Trastuzumab

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Trastuzumab, known more commonly as Herceptin, is a medicine used to treat some breast and stomach cancers. The human epidermal growth factor receptor 2 is a protein present in ordinary human cells. The levels of this protein are abnormally high in cancer patients; therefore they are known as HER2 positive[1]. However, not all cancer patients are HER2 positive, for example, only 25% of breast cancers have HER2 mutation. Herceptin attaches itself to the HER2 receptors on the surface of cancer cells; therefore blocking these cells from any growth signals they may have otherwise received. After this attachment, Herceptin causes the immune system to kill the cancer cells that it is attached to[2]. This treatment process is a type of targeted therapy (when a drug targets a specific gene or protein). It has a big impact in treating cancer: Herceptin helps to prevent relapse at an early stage of breast cancer and make patient's survival time longer if the stage is advanced. However, only targeted therapy is not enough in the whole treatment process, chemotherapy or radiology have to be used as well[3].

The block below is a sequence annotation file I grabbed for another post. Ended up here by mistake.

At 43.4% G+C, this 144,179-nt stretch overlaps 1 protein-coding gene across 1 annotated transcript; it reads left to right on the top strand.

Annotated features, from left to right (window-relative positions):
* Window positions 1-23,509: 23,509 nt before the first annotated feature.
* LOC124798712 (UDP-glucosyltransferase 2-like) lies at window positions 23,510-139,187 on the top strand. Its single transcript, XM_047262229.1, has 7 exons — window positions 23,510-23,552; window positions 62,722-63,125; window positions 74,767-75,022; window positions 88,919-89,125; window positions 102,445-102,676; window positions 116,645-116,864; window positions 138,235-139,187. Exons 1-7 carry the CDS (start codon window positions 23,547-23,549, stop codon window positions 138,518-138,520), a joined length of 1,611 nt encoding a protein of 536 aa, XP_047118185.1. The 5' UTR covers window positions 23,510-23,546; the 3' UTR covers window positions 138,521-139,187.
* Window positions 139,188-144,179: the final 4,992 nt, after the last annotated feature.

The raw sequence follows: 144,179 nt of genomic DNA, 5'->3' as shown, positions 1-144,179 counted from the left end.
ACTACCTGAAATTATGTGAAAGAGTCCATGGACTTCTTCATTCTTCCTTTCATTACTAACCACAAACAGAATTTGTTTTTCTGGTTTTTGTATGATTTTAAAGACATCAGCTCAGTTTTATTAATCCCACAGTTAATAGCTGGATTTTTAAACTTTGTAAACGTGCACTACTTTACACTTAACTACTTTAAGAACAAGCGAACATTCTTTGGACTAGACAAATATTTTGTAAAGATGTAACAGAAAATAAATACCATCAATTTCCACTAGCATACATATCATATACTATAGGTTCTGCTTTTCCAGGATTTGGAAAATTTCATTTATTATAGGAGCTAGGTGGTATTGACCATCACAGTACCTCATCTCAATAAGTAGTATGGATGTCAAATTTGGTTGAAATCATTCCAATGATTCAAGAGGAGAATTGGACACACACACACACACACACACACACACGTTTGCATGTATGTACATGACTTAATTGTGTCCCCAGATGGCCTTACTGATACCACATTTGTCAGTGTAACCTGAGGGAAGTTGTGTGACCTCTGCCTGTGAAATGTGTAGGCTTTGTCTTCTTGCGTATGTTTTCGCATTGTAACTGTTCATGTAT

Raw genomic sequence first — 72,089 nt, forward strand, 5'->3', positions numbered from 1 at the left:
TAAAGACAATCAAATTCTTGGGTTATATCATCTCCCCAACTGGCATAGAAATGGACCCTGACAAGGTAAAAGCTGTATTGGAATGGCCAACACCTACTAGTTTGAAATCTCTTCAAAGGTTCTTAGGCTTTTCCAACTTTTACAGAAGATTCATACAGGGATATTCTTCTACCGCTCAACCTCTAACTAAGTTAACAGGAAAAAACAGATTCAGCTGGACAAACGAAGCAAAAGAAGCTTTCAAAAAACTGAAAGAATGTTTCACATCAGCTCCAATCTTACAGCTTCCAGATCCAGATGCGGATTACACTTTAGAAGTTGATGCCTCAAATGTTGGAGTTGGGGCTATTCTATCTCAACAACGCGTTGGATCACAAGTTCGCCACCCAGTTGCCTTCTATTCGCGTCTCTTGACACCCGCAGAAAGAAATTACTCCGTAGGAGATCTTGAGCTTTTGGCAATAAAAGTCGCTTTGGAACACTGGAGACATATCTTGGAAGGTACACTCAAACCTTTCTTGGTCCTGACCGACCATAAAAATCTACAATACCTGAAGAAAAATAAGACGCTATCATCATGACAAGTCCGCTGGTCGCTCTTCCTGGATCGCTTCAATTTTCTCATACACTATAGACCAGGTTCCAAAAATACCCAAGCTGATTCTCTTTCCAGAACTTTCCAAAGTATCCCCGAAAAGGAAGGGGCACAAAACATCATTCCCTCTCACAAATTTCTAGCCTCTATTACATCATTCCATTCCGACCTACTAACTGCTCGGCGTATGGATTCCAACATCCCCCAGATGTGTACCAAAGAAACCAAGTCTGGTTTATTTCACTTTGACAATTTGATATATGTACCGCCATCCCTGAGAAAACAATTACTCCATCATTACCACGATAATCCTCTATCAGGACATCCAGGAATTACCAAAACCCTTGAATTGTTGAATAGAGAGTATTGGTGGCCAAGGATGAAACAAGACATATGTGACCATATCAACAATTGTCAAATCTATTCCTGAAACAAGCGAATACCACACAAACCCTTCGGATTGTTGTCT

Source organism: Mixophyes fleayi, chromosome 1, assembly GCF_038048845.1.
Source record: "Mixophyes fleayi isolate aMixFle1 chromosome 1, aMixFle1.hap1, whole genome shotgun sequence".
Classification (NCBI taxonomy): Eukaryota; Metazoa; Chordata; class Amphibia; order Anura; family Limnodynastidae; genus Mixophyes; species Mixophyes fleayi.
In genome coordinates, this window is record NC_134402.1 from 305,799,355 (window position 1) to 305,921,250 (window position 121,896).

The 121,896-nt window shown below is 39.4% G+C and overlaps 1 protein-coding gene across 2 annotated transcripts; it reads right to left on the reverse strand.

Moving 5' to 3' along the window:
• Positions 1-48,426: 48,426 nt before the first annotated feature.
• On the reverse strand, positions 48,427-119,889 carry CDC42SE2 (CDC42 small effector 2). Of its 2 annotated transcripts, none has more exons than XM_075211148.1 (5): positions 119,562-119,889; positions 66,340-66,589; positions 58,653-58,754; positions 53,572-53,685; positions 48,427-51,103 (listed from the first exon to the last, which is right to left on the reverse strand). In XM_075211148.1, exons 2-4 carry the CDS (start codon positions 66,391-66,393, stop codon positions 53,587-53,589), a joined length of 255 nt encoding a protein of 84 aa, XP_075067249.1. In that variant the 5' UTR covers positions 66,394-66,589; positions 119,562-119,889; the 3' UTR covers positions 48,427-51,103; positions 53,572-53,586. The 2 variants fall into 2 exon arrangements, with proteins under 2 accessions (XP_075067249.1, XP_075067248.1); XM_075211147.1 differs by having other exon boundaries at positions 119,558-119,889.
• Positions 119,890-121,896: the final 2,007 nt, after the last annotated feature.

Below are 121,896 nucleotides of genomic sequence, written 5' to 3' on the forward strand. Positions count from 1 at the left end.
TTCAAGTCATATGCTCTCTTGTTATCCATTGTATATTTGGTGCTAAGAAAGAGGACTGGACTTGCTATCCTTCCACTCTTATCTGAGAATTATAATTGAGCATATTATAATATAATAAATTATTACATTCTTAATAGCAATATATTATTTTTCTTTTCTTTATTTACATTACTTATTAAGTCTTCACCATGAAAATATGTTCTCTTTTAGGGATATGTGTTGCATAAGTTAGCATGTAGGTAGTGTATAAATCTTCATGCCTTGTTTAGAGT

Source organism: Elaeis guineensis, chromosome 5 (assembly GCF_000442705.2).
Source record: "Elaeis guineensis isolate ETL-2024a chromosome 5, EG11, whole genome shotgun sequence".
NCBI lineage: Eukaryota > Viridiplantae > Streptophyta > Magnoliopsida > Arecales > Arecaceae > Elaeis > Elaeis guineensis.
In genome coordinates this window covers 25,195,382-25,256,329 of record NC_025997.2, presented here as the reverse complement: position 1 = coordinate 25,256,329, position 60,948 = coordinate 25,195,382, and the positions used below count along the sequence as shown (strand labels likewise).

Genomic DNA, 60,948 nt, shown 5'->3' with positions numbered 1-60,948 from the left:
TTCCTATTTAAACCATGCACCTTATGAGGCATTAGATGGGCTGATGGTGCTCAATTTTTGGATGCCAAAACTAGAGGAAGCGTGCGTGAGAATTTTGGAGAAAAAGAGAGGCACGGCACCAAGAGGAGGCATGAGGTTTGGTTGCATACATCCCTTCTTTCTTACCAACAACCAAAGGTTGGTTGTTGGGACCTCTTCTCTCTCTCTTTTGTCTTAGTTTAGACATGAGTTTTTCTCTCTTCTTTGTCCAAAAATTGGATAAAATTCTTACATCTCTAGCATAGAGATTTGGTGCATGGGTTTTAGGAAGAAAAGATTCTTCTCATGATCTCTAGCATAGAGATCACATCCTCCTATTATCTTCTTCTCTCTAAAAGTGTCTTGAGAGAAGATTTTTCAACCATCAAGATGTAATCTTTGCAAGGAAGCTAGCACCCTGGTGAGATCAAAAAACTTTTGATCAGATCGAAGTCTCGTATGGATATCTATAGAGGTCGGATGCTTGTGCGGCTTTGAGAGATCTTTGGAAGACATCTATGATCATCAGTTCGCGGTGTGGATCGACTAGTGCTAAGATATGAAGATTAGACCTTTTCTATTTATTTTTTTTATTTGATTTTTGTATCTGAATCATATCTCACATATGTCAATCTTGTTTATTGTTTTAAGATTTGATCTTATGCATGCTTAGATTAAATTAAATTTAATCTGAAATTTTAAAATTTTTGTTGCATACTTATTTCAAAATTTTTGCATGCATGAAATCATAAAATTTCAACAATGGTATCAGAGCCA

References

  1. NHS choices,2014, Herceptin.[online]Available at:http://www.nhs.uk/conditions/herceptin/Pages/Introduction.aspx[Accessed 25 November 2014]
  2. Breast Cancer Care,2014, Herceptin[online]Available at:https://www.breastcancercare.org.uk/breast-cancer-information/treating-breast-cancer/targeted-therapy/trastuzumab-herceptin[Accessed 25 November 2014]
  3. National Health Service. Herceptin (trastuzumab). 2016. https://www.nhs.uk/conditions/herceptin/ (accessed 20 November 2017)
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